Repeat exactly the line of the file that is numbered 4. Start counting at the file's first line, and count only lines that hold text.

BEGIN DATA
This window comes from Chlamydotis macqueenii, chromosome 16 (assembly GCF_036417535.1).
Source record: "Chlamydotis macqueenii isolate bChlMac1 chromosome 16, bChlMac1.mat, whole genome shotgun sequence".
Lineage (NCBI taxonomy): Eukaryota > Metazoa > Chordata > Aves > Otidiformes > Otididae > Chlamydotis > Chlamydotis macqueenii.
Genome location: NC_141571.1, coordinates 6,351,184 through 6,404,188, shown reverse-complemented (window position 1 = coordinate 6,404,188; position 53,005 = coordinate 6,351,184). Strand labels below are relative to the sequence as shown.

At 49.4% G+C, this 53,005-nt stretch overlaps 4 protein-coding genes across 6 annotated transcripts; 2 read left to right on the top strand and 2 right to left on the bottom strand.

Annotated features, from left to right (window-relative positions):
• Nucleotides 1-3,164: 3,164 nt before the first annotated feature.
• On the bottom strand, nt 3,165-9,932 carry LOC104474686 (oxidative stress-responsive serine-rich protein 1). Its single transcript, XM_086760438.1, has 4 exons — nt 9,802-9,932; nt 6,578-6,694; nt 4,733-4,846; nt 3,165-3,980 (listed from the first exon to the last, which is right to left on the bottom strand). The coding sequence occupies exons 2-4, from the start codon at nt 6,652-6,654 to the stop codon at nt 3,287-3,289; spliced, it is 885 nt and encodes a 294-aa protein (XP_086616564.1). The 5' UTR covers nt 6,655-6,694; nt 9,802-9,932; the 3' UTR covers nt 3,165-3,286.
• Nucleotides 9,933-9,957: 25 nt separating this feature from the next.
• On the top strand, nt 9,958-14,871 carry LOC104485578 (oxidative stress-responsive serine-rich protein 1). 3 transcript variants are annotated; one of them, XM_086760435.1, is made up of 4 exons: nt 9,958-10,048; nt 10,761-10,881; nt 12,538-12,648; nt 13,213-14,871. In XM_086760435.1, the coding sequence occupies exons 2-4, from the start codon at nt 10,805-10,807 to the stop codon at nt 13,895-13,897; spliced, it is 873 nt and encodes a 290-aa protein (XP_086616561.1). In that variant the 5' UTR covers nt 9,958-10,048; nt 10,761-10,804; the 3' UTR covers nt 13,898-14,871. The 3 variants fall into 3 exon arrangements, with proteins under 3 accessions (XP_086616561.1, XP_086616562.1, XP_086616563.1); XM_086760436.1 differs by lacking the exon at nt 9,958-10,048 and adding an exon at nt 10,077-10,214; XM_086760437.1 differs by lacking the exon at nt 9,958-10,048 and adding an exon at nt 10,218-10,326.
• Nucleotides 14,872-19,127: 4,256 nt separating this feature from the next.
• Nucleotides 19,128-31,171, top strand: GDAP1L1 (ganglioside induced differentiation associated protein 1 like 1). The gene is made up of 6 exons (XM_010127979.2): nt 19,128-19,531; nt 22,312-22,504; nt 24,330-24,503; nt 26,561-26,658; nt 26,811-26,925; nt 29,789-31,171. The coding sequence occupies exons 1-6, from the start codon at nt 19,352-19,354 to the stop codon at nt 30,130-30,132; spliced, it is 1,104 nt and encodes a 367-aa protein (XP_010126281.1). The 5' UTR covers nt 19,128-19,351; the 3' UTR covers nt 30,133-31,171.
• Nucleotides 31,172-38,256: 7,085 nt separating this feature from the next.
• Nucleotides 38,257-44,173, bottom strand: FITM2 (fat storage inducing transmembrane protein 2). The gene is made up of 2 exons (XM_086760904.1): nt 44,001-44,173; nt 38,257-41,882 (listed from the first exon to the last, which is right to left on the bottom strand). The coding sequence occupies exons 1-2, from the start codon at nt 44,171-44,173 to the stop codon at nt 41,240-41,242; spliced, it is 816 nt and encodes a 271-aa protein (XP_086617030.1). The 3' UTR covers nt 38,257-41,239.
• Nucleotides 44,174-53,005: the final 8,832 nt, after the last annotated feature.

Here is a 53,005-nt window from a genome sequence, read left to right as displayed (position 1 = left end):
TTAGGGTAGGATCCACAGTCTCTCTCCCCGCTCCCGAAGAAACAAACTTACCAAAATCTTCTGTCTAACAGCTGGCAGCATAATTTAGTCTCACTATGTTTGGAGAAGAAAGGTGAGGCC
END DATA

Genome location: NC_141571.1, coordinates 6,351,184 through 6,404,188, shown reverse-complemented (window position 1 = coordinate 6,404,188; position 53,005 = coordinate 6,351,184). Strand labels below are relative to the sequence as shown.